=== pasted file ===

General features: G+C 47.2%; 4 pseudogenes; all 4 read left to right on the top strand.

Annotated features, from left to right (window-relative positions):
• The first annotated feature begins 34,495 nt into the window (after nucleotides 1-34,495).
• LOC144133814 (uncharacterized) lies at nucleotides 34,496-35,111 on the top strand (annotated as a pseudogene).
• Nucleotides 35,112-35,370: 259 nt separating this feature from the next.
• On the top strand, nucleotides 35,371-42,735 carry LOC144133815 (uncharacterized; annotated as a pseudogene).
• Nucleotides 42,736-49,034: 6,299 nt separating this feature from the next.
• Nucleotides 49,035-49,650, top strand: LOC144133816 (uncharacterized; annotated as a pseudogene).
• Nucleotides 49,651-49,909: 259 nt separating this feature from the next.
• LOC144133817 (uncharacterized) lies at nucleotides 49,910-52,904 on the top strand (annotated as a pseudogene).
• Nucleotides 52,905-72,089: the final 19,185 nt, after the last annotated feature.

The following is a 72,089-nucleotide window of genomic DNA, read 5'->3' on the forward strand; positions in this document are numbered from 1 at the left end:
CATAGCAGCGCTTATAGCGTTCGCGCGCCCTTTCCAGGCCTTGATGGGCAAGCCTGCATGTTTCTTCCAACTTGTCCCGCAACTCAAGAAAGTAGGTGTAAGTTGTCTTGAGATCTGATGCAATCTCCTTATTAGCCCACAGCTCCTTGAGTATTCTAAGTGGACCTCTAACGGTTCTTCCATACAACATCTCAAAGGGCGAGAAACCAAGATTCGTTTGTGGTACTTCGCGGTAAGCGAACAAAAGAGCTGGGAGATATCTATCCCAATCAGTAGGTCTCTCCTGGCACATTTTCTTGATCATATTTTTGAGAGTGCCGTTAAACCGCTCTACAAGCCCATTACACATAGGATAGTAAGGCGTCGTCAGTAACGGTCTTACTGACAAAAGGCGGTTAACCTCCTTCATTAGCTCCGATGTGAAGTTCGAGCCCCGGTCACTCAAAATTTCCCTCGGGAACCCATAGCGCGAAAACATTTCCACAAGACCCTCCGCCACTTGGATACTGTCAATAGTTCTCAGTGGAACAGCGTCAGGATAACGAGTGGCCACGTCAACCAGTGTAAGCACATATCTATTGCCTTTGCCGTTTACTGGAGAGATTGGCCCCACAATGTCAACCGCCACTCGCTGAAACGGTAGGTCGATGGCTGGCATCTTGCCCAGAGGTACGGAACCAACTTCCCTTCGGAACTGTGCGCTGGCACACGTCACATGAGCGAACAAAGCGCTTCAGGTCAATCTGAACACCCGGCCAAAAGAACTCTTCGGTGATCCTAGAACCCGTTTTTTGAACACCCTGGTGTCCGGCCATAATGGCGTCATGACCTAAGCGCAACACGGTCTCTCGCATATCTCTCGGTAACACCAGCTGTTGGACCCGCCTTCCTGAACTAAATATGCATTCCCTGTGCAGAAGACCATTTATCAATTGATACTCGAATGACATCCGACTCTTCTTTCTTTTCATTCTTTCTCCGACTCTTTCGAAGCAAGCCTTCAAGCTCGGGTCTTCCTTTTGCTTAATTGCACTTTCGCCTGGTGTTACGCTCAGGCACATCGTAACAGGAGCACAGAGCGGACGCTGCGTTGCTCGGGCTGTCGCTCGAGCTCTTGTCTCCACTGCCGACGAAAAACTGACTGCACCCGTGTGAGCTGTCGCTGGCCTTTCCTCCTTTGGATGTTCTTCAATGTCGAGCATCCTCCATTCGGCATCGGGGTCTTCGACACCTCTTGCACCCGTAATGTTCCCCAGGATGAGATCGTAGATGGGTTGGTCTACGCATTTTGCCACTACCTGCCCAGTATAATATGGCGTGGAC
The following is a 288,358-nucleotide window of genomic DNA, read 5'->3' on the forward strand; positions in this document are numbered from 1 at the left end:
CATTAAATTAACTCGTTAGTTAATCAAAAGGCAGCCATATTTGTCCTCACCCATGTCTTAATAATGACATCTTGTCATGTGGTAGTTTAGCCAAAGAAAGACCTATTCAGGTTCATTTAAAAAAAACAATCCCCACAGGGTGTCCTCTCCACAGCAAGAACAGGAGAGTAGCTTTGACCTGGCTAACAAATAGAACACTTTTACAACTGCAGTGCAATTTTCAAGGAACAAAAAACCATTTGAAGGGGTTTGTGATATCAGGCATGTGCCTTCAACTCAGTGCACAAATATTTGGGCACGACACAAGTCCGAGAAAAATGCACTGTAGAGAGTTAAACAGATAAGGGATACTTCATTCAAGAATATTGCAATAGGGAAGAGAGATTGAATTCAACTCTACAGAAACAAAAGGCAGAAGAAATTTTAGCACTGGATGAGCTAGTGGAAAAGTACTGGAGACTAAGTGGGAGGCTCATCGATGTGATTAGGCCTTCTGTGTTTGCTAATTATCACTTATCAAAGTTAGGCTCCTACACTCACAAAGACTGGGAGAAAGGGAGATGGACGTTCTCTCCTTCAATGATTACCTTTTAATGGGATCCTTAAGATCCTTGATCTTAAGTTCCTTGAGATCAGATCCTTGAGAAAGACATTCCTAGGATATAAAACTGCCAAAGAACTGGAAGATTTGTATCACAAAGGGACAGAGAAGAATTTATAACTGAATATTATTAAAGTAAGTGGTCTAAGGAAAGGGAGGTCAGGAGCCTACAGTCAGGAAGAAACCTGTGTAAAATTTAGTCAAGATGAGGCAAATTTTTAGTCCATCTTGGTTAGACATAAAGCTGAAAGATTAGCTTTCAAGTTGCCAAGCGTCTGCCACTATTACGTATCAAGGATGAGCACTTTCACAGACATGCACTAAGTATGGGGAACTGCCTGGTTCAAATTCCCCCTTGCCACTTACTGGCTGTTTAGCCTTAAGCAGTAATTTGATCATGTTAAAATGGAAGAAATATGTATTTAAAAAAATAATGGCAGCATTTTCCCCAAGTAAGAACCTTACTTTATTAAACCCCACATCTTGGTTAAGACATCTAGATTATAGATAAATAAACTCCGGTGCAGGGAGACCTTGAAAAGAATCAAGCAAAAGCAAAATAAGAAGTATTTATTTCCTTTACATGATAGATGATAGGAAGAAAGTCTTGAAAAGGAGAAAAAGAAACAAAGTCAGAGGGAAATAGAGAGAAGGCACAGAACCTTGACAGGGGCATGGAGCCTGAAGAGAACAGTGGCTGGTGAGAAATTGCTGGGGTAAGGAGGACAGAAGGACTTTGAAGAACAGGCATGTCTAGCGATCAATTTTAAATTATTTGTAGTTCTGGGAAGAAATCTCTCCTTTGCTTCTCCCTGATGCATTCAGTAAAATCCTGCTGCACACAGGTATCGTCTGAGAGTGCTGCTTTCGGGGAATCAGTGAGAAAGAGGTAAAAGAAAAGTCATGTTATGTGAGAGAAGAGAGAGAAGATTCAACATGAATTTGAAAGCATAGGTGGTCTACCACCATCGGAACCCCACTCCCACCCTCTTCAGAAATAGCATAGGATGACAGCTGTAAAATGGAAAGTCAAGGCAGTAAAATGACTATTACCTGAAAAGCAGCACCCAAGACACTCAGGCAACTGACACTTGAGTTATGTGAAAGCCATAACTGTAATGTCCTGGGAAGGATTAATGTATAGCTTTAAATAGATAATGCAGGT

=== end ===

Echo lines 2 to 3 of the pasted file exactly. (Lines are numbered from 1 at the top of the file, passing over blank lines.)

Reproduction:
Annotated features, from left to right (window-relative positions):
• The first annotated feature begins 34,495 nt into the window (after nucleotides 1-34,495).